Water in its life-sustaining liquid phase exists beyond our own planet, both in our Solar System--and elsewhere. With oceans of water sloshing around on 71% of our own planet's surface, Earth still remains the only planet known to have stable bodies of liquid water. Liquid water is essential for all known life forms on Earth. The existence of water on the surface of Earth is the outcome of its atmospheric pressure and a stable orbit in our Sun;s circumstellar habitable zone. The habitable zone is that Goldilocks region, surrounding a star, where the temperature is not too hot, not too cold, but just right for life sustaining water to exist in its liquid phase. However, the origin of Earth's water still remains unknown.
Earth's mysterious large Moon is our nearest neighbor in space, dominating our clear night sky with its beguiling and bewitching cold golden glow. Earth's Moon is the only body beyond our planet that we have visited, leaving our footprints embedded in its alien dust. Despite its close proximity to our planet, our mysterious Moon has still managed to keep some ancient secrets from us very well. However, in October 2014, using data derived from NASA's Gravity Recovery and Interior Laboratory (GRAIL) mission, a team of planetary scientists announced that they may have solved a lunar mystery almost as old as our Moon itself.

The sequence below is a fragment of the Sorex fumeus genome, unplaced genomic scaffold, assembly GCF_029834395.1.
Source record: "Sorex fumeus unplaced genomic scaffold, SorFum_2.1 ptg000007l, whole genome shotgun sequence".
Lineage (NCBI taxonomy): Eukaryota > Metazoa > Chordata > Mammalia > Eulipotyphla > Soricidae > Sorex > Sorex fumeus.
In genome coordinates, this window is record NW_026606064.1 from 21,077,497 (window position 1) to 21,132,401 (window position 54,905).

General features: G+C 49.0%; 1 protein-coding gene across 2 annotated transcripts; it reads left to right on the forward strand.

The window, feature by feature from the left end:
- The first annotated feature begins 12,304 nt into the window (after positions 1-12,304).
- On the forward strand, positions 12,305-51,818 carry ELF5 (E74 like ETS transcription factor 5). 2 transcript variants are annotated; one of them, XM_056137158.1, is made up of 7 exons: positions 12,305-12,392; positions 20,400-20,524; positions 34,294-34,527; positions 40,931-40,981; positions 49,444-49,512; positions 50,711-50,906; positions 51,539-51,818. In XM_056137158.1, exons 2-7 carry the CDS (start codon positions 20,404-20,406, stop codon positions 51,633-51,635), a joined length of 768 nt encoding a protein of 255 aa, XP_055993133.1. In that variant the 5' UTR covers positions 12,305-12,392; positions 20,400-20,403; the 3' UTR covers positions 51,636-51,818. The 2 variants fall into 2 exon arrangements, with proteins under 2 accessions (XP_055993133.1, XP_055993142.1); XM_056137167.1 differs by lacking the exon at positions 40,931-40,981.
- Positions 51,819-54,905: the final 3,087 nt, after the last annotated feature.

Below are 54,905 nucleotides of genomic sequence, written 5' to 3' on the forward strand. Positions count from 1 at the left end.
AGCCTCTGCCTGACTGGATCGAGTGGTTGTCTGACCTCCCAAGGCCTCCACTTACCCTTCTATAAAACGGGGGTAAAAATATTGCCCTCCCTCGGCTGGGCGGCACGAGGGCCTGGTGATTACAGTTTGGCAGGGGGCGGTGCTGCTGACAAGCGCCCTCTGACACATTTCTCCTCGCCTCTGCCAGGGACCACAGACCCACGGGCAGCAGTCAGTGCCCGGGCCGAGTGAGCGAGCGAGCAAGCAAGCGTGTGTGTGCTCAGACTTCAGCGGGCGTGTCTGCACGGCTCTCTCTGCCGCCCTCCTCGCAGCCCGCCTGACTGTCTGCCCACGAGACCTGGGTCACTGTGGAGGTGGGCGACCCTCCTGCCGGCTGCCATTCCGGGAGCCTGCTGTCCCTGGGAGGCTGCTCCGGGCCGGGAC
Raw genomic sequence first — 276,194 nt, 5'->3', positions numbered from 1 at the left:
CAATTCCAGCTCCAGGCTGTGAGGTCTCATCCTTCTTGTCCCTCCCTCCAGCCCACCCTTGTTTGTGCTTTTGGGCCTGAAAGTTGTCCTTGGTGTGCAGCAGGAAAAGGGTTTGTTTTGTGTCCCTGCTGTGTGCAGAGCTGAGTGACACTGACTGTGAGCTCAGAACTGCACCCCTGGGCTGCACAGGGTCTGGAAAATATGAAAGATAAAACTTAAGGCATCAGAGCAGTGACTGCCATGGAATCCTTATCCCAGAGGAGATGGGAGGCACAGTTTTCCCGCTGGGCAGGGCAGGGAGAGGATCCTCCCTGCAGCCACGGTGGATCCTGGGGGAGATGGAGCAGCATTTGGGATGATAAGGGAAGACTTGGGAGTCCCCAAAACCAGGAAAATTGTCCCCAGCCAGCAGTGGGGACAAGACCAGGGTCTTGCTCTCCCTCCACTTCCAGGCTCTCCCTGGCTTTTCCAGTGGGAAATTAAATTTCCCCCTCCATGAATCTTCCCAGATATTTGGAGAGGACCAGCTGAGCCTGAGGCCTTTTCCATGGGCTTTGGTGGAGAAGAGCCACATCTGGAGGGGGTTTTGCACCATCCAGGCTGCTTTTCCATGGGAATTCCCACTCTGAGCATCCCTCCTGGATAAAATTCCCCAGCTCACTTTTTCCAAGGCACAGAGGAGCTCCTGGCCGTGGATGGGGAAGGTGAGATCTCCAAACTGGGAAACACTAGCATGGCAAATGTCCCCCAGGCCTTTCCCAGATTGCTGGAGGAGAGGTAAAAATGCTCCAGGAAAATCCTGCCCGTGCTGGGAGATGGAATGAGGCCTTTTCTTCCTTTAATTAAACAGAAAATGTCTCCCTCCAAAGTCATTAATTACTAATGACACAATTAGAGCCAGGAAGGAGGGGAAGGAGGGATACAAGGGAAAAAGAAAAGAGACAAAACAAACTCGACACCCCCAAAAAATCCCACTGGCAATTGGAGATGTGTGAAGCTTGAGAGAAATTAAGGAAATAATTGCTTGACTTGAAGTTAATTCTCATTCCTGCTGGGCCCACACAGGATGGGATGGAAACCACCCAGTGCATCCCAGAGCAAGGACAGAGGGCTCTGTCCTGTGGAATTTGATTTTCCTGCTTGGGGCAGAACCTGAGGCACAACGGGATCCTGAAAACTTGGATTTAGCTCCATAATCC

The team of scientists used data gathered by NASA's Gravity Recovery and Interior Laboratory (GRAIL) mission, composed of a duo of twin spacecraft that circled Earth's Moon throughout 2012, each measuring the push and pull of the other as an indicator of lunar gravity.